The matter involved an application by 3 employees of a Melbourne Catholic School to the Fair Work Commission to hear a dispute about the COVID vaccination mandates under the dispute resolution clause in the enterprise agreement. The employees made an application under the Fair Work Act, which allows the Fair Work Commission to deal with disputes if they fall within the scope of a dispute resolution term in the employment contract, award, or enterprise agreement that applies.
The employees argued that in implementing a vaccine mandate the School had:
- made a decision about a major change in the organisation, but had not consulted with the employees in compliance with the enterprise agreement;
- unlawfully varied the terms of the employees’ contracts of employment;
- not considered the employees’ requests for leave, or for flexible work options
- required the employees to provide information about their vaccination status in contravention of the Privacy Act.
Central to the Commission’s finding that the consultation provision was not triggered, was that the School had not made a definite decision about major changes in program, organisation , curriculum, structure or technology. The Commission found that the School had not made a decision which would trigger the consultation requirement but had merely acted to ensure compliance with the Victorian Government’s health orders.
Similarly, the Commission found that the employees’ disputes about varying the employment contracts, responding to requests for leave and flexible work, and breaches of the privacy Act were not disputes about the application or interpretation of the enterprise agreement or the NES.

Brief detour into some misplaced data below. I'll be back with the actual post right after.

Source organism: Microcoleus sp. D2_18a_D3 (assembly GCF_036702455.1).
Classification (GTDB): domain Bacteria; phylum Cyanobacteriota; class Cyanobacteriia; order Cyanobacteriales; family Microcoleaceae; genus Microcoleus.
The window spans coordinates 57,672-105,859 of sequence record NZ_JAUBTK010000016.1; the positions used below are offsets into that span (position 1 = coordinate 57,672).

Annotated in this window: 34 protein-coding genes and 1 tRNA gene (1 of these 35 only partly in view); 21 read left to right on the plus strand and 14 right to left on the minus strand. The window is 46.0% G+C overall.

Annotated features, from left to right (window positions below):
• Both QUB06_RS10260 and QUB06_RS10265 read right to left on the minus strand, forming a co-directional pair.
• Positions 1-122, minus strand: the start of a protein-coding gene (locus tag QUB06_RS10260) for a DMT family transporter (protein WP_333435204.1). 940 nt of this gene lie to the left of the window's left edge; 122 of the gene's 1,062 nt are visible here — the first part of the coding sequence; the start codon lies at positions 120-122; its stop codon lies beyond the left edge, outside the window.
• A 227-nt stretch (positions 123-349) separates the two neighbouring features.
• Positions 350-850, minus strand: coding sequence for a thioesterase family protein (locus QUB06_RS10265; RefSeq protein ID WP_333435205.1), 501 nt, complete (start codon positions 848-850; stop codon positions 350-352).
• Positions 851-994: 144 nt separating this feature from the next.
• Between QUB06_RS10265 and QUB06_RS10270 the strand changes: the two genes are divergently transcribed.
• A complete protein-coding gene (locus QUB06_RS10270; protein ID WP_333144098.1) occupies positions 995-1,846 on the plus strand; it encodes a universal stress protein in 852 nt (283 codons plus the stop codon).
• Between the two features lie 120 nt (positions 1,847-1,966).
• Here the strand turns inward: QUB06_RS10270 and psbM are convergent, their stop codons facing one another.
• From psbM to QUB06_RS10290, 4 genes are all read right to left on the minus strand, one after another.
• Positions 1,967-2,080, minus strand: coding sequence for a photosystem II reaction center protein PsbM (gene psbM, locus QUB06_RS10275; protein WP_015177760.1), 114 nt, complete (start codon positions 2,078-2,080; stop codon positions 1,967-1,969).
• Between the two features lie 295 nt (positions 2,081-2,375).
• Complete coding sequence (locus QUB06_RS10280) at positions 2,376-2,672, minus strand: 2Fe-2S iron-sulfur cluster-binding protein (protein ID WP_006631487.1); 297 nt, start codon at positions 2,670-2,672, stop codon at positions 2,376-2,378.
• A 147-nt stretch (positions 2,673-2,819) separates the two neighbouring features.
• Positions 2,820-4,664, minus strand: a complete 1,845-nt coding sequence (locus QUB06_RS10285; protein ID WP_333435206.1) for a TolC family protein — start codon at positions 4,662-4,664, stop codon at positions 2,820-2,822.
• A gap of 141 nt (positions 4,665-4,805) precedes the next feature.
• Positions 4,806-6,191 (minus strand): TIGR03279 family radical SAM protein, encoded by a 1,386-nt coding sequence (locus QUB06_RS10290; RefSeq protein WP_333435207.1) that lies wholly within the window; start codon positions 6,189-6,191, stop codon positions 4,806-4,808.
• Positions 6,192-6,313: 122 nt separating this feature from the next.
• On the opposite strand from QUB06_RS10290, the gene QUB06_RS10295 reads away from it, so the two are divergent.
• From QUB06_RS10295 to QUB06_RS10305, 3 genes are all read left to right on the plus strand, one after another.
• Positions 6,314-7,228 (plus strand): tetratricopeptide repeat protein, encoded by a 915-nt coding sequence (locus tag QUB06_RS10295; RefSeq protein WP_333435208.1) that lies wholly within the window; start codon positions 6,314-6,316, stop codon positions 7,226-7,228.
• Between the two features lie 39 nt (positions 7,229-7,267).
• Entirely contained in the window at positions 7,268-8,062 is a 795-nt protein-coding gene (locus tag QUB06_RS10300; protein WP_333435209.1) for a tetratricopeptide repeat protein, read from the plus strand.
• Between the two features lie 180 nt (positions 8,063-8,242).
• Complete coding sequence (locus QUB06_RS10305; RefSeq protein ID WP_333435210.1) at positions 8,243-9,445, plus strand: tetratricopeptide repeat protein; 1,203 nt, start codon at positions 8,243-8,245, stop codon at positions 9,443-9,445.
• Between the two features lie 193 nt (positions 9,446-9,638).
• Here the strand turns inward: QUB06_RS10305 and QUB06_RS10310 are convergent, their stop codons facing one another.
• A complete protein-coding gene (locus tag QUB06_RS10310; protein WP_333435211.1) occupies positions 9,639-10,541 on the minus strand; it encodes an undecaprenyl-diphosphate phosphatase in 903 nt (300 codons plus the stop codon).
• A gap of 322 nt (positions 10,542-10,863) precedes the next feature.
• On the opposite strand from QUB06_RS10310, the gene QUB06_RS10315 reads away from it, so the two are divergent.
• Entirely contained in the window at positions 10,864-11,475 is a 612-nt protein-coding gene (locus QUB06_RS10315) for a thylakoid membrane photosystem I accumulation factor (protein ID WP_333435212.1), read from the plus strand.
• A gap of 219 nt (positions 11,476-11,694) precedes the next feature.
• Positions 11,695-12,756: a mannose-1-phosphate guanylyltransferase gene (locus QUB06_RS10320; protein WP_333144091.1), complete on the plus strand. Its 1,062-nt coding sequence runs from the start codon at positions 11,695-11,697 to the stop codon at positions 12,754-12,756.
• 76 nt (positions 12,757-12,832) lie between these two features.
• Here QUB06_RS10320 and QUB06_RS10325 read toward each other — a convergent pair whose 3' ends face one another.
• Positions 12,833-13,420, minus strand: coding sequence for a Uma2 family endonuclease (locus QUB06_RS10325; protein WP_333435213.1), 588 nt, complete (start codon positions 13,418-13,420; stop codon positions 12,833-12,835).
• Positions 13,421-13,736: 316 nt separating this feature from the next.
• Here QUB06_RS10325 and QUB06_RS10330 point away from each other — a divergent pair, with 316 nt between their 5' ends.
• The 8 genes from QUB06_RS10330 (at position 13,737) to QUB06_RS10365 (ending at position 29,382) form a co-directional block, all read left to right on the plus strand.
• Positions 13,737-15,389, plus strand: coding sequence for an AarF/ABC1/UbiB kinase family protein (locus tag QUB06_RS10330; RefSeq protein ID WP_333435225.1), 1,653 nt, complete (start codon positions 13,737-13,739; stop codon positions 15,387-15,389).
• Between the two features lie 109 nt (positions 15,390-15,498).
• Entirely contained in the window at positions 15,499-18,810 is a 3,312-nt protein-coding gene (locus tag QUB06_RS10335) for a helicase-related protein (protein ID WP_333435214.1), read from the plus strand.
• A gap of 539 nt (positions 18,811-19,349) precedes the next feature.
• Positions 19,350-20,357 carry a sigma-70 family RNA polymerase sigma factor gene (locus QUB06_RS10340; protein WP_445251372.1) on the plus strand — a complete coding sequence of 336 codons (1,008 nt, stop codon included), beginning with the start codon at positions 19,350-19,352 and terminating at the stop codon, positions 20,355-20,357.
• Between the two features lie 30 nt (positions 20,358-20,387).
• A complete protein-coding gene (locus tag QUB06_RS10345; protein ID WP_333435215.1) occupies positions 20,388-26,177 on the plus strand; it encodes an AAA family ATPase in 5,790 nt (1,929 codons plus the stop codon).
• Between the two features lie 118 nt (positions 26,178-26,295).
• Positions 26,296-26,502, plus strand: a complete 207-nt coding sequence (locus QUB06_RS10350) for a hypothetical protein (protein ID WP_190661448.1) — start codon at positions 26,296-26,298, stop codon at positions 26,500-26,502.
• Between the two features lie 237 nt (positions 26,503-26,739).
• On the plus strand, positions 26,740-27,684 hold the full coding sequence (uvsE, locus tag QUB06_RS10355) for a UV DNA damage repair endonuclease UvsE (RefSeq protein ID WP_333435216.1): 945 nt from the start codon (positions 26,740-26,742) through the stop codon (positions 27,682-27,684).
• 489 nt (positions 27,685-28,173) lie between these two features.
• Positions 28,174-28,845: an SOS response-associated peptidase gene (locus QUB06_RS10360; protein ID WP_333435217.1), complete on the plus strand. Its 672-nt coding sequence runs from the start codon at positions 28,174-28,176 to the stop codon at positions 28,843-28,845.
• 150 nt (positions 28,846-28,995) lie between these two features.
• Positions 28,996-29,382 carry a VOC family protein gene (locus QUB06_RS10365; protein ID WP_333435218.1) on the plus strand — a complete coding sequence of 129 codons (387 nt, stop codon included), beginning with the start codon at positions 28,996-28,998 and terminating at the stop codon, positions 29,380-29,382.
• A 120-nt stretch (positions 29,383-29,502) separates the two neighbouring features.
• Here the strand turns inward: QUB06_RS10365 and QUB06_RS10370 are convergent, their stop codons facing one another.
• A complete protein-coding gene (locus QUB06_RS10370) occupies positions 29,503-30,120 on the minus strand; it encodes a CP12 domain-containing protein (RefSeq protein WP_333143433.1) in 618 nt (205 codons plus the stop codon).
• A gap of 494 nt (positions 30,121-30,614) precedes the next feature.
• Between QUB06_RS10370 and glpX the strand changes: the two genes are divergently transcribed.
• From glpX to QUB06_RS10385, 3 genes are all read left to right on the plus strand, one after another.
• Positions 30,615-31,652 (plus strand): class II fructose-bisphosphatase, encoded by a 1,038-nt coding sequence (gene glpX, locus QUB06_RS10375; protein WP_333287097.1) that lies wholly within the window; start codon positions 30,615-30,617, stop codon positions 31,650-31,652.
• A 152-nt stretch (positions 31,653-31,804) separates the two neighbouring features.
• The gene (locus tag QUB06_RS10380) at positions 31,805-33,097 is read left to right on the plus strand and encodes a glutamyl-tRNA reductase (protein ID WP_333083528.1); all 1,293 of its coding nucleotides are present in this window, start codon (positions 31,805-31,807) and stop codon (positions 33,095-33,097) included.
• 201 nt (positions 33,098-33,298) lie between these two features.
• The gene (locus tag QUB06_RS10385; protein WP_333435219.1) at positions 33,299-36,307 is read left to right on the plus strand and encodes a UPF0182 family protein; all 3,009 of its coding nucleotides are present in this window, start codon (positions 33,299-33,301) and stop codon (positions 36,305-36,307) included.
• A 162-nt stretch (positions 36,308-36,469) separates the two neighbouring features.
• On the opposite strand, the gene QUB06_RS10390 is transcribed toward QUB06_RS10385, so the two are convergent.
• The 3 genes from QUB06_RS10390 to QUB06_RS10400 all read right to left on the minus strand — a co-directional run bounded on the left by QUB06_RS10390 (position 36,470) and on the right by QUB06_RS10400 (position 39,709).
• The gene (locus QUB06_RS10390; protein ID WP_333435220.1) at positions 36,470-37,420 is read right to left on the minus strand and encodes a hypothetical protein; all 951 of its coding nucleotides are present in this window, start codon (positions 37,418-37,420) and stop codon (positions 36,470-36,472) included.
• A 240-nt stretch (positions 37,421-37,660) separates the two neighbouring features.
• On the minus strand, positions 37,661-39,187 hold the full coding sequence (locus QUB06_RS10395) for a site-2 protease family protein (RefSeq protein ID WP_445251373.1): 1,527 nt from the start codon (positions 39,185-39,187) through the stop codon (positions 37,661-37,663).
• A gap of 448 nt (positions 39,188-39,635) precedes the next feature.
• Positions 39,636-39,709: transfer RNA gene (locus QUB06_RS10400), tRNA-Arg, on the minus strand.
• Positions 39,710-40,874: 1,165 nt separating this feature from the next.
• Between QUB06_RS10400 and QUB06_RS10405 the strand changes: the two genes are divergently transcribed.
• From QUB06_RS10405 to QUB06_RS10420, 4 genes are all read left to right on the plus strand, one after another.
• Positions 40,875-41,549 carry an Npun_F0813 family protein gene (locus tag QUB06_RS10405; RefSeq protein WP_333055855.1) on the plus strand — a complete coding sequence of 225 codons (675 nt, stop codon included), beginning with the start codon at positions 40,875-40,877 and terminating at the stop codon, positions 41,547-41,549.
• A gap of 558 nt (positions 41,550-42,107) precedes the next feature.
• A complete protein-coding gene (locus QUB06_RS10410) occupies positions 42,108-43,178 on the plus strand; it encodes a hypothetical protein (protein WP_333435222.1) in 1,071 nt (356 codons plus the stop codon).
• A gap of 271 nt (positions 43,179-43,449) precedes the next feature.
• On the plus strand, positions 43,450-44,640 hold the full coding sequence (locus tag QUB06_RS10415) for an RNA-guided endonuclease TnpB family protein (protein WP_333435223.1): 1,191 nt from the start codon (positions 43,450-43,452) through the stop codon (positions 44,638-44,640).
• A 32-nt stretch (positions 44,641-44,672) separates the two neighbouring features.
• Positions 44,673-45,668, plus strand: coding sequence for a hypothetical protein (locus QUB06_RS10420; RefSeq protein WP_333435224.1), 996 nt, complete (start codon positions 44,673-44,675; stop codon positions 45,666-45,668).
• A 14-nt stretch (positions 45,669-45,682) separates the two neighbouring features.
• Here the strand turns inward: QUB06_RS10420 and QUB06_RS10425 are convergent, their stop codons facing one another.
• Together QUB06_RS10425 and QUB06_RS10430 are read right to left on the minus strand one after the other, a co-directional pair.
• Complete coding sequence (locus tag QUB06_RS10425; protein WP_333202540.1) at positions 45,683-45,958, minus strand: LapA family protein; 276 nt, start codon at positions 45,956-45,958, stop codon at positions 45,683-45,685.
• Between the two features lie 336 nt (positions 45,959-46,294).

As a result, the decision was that the Commission had no jurisdiction to hear the dispute.
Despite this, the Commission went on to make a number of comments which made it clear that, even if the Commission had jurisdiction, the dispute would not have gone in favour of the employees.
In relation to the employees’ contention that the employer’s request was in breach of the Privacy Act, the Commission pointed out that there is an exemption in that Act for information which is required or authorised under an Australian law.
The Commission found that the employees did not make a formal request for flexible working arrangements under the Fair Work Act, but even if they had, the School would have had a valid business reason to reject the request.
The Commission drew comparisons with other, recent decisions, such as the CFMEU v Mt Arthur Coal decision (C2021/7023, FWC December 2021) involving the reasonableness of the vaccine mandate and the consultation requirement [see our article here]. The Mt Arthur case confirmed that where there were no health orders in place, it was necessary to review other factors to determine whether the mandate was lawful and reasonable. This is why the consultation provision became pivotal in that case. However, in this case, the Commission noted that the School was complying with health orders implemented by the Victorian Government. The changes therefore did not trigger the requirement for the School to consult with employees about implementing the vaccine mandate, or making leave or flexible work arrangements available.
It is noteworthy that the decision in this case – which is about whether or not the Commission had the power to hear the dispute – turned on the relatively limited scope of the dispute resolution provision in the enterprise agreement. Some enterprise agreements provide for a much wider scope allowing for the FWC to determine disputes.
Lessons for Employers:
- recent decisions have made it clear that employers’ decisions to implement vaccine mandates will be lawful and reasonable when they are in response to Government health orders;
- now that health orders are being relaxed across Australia, it will become more difficult for employers to determine when a vaccine mandate will be a reasonable and lawful direction
- check the dispute resolution clause in your enterprise agreement. How broad is it?
If you would like to discuss these or other workplace issues please contact Andrew Bland or call 02 9412 3077.